Thanks to great scripting and plotting, years of intelligent world-building, and a team of writers who figured out exactly how to use Margulies’s smoky, poker-faced inscrutability, all this was as rich and as layered as anything on cable this fall; it was also, against all odds, shockingly funny and shockingly fun. Legal dramas can be pious weekly doses of crusadership, a pitfall The Good Wife has always been careful to avoid, and one of the most satisfying things about watching the show become TV’s best viper fight is that series creators Robert and Michelle King didn’t cheat: This, they seemed to say with the 10-episode run, is who these people have always been. We took years to lay this groundwork. Didn’t you notice?
As a bonus, the Kings have also laid in a subplot: The law firm, in part because of its connection to the governor’s office and to certain questionable clients (Chicago’s biggest drug dealer has long been their meal ticket), was revealed to be the subject of NSA monitoring. This slow-boil story was set up with about 20 furiously and hilariously compressed minutes of plot involving two overeducated-nerd eavesdroppers at a government facility who go from being bored functionaries, to overhearing something important, to hitting the sweet spot of ethical collapse in which their concerns about the ramifications of what they’re doing collide with their realization that they’ve just made their boss really happy. Welcome to the Realpolitik of the Snowden era. Other TV shows (Homeland, The Americans) could have played with this but didn’t, and the movies will, as movies do, no doubt slooooowwly drag themselves upright and cough up something on the topic around the end of 2015. But it was a CBS show that still can’t scare up an 18-to-49-year-old audience to save its life (this could be Good Wife‘s last season, which would be heartbreaking) that came up with the first deft, smart take on the year’s central issue, and did it without pausing for breath, bending its characters out of shape, or straying off mission.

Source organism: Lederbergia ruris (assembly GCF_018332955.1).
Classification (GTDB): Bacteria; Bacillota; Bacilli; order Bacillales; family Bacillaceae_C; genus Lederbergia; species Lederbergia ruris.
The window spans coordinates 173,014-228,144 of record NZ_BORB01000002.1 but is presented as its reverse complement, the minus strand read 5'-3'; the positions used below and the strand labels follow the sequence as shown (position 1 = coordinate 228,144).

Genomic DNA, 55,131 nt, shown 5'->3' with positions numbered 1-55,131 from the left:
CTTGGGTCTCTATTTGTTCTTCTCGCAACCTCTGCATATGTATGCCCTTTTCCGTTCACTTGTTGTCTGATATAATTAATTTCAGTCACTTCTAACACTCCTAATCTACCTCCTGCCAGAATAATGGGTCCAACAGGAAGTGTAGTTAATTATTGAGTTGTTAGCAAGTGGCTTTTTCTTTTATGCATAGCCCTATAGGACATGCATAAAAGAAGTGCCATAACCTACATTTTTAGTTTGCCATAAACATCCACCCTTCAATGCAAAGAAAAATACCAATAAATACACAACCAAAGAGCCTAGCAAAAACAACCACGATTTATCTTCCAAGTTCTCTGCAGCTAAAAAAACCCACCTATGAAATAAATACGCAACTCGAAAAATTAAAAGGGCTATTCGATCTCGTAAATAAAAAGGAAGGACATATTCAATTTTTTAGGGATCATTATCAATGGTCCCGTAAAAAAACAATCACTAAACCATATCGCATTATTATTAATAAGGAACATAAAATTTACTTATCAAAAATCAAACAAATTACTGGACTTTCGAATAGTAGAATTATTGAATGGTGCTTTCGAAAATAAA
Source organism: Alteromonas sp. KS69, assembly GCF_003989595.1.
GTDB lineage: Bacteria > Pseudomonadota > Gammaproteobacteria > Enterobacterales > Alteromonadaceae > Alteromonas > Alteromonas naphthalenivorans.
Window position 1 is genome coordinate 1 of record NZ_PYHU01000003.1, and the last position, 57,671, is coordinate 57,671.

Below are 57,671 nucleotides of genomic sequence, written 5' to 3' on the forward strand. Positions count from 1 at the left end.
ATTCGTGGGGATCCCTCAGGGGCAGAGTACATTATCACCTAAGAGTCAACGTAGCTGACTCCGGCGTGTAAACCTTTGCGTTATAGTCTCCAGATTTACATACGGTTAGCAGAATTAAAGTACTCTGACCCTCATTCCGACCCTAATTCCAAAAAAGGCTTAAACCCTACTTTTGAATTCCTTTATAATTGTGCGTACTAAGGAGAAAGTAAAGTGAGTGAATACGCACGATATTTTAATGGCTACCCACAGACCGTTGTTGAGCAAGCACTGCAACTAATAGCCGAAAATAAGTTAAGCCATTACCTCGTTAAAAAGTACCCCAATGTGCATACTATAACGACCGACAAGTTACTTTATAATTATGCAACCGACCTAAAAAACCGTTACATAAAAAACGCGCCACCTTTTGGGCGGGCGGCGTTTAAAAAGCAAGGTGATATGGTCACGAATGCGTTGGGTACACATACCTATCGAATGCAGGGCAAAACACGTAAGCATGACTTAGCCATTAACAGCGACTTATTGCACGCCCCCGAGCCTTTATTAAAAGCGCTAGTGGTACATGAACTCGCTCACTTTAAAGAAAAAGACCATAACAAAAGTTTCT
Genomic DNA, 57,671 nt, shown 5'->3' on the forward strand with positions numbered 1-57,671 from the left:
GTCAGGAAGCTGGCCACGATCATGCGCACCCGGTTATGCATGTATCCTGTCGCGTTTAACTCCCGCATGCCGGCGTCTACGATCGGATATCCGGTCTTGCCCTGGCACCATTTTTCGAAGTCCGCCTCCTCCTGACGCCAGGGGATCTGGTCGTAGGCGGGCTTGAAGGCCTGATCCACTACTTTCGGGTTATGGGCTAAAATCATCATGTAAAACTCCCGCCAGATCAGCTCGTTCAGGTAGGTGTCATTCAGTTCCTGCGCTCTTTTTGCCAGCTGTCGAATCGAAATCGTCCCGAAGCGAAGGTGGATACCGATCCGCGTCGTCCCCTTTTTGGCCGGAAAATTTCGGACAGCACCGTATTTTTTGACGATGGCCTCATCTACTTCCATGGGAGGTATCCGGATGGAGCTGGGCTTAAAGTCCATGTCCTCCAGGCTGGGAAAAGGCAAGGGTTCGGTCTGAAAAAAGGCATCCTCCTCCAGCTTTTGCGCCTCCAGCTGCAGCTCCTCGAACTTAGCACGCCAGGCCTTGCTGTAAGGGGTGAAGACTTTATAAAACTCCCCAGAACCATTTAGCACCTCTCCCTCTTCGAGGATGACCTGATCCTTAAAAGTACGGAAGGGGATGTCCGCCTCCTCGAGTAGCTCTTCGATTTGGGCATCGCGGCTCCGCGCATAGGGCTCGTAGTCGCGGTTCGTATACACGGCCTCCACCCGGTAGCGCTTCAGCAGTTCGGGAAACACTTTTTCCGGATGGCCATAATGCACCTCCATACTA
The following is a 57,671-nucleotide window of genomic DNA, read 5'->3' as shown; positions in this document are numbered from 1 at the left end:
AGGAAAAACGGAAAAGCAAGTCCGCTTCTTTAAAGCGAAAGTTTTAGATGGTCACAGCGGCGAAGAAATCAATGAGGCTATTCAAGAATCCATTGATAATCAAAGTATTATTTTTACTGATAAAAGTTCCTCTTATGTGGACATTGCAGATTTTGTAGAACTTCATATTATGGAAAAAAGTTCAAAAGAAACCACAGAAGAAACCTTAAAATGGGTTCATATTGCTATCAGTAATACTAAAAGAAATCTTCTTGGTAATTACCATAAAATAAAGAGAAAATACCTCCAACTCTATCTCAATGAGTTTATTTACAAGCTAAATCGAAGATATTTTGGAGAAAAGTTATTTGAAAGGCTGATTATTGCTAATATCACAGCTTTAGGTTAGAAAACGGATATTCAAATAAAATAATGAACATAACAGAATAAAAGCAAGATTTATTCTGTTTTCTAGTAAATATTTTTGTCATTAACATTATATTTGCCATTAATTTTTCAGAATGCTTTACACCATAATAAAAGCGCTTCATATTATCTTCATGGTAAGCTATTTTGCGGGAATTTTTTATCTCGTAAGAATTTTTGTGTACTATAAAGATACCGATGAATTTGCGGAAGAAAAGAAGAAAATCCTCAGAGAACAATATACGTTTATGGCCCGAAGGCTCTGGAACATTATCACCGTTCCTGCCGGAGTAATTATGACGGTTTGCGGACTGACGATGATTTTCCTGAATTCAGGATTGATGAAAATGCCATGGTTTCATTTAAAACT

Whenever I’ve recommended The Good Wife to nonviewers, they’ve treated me with pained sympathy, as if I were making a case for NCIS: Los Angeles. In part, I think that’s because the show is on a network associated with drab, corpse-filled hours for the Olds, but there’s also a vague, polite “Oh, yeah, my mom really likes that show” vibe to the indifference. Anticipation of that reaction is one of the reasons many critics, me included, felt slightly apologetic a year or so ago when we started trying to explain that the Shonda Rhimes show Scandal was actually really good. In fact, it’s the second most entertaining show I watched this fall, and so many people have caught on in the last half year that apologies are no longer necessary. Scandal has fused glossy soap-operatics to a mordant take on what happens when people with no credentials but ambition and appetite take charge; it’s shrewd, nasty, electrified by the currents of gender, race, and power that run through it, and plotted, played, even spoken at a kind of self-immolating hyperspeed that suggests a rocket burning up and somehow converting its own incineration into fuel.